Doctor insights on:
If holter monitor shows benign arrhythmias, should I still have an actual diagnosis of an arrhythmia even if they are benign?
It depends who: You talk to, but yes, I would consider benign arrhythmias as an arrhythmia.. ...Read more
Abnormal heart rhythm is a condition in which a person has an abnormal heartbeat pattern, as detected by an EKG (electrocardiogram) of the heart. Some abnormal rhythms run in families (hereditary abnormal rhythms). Some abnormal rhythms are not dangerous, while others can cause ...Read more
Bloodwork, xray, ekg, echo, stress test, 24hr holter. Had all these tests done and only benign arrhythmia. Does anxiety sound right? Or possible chd?
Not CHD: Missing information is what symptom prompted this extensive work-up in the first place. Assuming palpitations was the reason, the first thing to do is to better define this. Keep a log. Take your pulse every time. Record how fast, how often, how long it lasts and what happens when it stops (sudden or slows down). The answers to these questions will provide more information to start than the tests. ...Read more
Not likely: Without knowing the "benign" arrhythmia and other aspects of your health, I cannot accurately answer your question with any greater certainty. ...Read more
I have a benign aorta arrhythmia. For the past 2 days, when I get the skip and the beat, it is followed by a warm flush sensation in my groin.
Variable heart rates: Can result in variable blood pressures. The resultant compensatory mechanisms of the vasculature could result in this sensation. Doubtful this is anything to worry about. ...Read more
Yes: Whether the very common "sinus arrhythmia" really causes pac's / pvc's is something you'll want to discuss with your physician but if he/she isn't concerned, I'm not either. More than 5 per minute, or in runs, is worrisome. You may try limiting coffee intake, or just getting comfortable with hearts doing flip-flops from time to time. Glad you're taking a proactive approach. ...Read more
Arrhythmia: While we don't cure a lot of things, some arrhythmias are actually able to be cured. When abnormal tissue is causing the arrhythmia, by ablation (destruction)of the abnormal tissue we may be able to cure that specific arrhythmia. This isn't all arrhythmias by any means, but at least its some. ...Read more
Flip Flops: An arrythmia or iabnormal heart beat may be of several types. A tachycardia or rapid rhythm feels like a racing heart but not brought on by exercise. A slow heart beat may lead to fatigue or passing out. The most common arrythmia is due to extra beats which feel like a "flip flop" sensation due to the extra early beat or a pause after the beat with a "sinking" feeling in the chest. ...Read more
Irregular heart beat.: An arrhythmia is an irregularity of heart rhythm. There are many forms of arrhythmias, some arising from the upper chambers of the heart (atria) and some from the lower chambers (ventricles). In general, most of the atrial arrhythmias are benign and most of the ventricular arrhythmias are problematic. Your cardiologist usually treats the arrhythmias or may refer you to an electrophysiologist. ...Read more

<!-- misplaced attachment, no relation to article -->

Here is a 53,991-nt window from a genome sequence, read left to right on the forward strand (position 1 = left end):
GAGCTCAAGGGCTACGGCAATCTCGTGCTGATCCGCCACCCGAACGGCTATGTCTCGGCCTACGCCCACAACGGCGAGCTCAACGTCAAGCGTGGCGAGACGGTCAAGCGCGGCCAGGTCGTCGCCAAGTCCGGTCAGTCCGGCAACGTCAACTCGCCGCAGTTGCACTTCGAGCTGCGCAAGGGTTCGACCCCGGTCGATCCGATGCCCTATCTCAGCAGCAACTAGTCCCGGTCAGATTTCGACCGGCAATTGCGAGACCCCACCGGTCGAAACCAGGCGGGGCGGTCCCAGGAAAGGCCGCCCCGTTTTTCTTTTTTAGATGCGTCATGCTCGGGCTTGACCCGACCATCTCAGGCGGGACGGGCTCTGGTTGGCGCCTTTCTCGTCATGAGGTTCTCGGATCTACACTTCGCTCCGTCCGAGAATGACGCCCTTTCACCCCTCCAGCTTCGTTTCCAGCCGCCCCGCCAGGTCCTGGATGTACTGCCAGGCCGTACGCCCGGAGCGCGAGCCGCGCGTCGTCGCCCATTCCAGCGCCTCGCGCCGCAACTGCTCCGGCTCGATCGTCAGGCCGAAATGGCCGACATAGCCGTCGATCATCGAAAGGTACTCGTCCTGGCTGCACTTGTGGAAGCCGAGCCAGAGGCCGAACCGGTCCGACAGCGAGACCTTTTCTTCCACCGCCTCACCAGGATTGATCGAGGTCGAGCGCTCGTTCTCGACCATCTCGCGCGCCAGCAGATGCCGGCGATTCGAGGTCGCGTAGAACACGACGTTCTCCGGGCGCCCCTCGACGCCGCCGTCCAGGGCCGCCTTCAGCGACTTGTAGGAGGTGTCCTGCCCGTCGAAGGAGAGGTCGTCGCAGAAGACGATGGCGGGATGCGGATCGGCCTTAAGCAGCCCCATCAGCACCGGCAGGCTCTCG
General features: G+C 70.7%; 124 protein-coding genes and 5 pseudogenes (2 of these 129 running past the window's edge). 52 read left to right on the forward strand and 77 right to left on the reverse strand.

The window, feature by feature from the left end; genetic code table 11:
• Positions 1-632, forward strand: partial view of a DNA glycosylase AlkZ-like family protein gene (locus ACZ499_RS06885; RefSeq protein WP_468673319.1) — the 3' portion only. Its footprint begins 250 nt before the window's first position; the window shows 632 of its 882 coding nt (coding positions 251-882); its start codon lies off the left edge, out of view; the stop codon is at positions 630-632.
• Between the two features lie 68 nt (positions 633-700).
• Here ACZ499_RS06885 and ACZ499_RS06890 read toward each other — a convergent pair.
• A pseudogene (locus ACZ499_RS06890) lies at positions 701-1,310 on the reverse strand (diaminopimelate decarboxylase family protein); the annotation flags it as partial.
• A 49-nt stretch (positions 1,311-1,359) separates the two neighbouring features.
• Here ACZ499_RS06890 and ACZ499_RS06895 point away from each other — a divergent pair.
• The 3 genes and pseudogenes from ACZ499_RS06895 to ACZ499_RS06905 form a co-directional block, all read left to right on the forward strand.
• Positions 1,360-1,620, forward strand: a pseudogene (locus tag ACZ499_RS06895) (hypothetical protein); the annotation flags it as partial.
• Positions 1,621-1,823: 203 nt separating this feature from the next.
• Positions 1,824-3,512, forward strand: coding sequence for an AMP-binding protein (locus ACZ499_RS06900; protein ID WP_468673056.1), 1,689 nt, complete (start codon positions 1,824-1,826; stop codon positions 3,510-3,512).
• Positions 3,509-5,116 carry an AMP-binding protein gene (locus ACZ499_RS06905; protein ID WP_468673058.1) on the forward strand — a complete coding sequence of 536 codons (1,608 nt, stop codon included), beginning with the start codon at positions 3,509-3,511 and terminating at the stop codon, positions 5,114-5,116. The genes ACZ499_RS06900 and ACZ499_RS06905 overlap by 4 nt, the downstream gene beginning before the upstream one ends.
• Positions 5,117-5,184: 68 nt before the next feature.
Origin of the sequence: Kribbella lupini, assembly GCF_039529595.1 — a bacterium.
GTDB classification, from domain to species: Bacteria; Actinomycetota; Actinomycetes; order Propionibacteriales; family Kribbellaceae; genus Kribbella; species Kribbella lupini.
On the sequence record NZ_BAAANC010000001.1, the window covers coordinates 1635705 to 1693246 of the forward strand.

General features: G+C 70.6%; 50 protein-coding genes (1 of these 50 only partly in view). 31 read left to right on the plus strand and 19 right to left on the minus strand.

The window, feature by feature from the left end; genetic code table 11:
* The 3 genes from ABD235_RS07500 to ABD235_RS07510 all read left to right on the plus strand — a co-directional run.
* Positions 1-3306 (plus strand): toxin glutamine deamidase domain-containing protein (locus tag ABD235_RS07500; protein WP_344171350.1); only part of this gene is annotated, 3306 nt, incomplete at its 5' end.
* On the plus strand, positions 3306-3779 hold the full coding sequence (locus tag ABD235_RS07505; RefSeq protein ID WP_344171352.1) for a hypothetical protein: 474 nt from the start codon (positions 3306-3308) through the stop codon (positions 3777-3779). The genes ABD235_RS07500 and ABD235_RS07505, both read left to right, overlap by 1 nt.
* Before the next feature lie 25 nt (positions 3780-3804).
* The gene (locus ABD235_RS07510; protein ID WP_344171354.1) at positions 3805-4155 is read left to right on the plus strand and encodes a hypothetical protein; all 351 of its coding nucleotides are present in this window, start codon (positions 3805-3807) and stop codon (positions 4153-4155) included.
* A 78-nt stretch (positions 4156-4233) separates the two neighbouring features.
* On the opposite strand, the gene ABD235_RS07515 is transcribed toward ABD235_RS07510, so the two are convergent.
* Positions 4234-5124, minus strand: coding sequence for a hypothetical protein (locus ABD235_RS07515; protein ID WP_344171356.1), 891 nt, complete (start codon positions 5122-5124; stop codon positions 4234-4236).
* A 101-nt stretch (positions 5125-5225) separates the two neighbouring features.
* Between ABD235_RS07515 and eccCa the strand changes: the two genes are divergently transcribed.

There are many types of arrhythmias or irregular heart beats. The most common ones are benign and not dangerous and only a nuisance at most. However if your races and does not stop or you feel poorly - lighheaded, sick to your stomach, dizzy or pass out - this could be a very serious condition.
The only way to determine what kind of arrhythmia you have is to see your doctor. ...Read more
Arrhythmia Tests: Testing for an arrhythmia can include electrocardiography (ECG/EKG), 24 hour or 48 hour Holter Monitor, 2 week Zio event monitor, or 4 week event monitor. Other potential tests for longer term monitoring can include a monitor that implants under the skin. There is also invasive testing for arrhythmias by a Cardiac Electrophysiologist called an Electrophysiology Study. ...Read more
Arrhythmia: We generally diagnose an arrhythmia by a patient having symptoms and an electrocardiogram or ECG monitor displaying the arrhythmia so we can identify it. Sometimes the patient has no symptoms but is on a monitor and we see an arrhythmia with no symptoms. Arrhtymia means abnormal rhythm........ ...Read more
Arrhythmia: First you need to diagnose what the arrhythmia is and then try to determine what might be the cause in the patient. The treatment follows from the evaluation of the what and why of the abnormal rhythm. It may be necessary to see a cardiologist or a special cardiologist called electrophysiologist. ...Read more
Irregular heartbeat: An arrhythmia is a problem with the rate or rhythm of the heart. The heart can beat too fast (tachycardia), too slow (bradycardia), or irregularly. Many arrhythmias are harmless, but some can be serious or even life threatening. There are many types, and your doctor can explain which particular problem you have, and the treatment options. ...Read more
The best way to identify a rhythm problem is to have it documented by a rhythm monitor,
Monitoring can be as short as the time it takes to have an EKG done (10 seconds) or as long as 3 years with an implanted monitor (for infrequent arrhythmias).
Commonly, doctors prescribe cardiac monitors that patients wear for up to 30 days.
It always helps to have an EKG done while having symptoms. ...Read more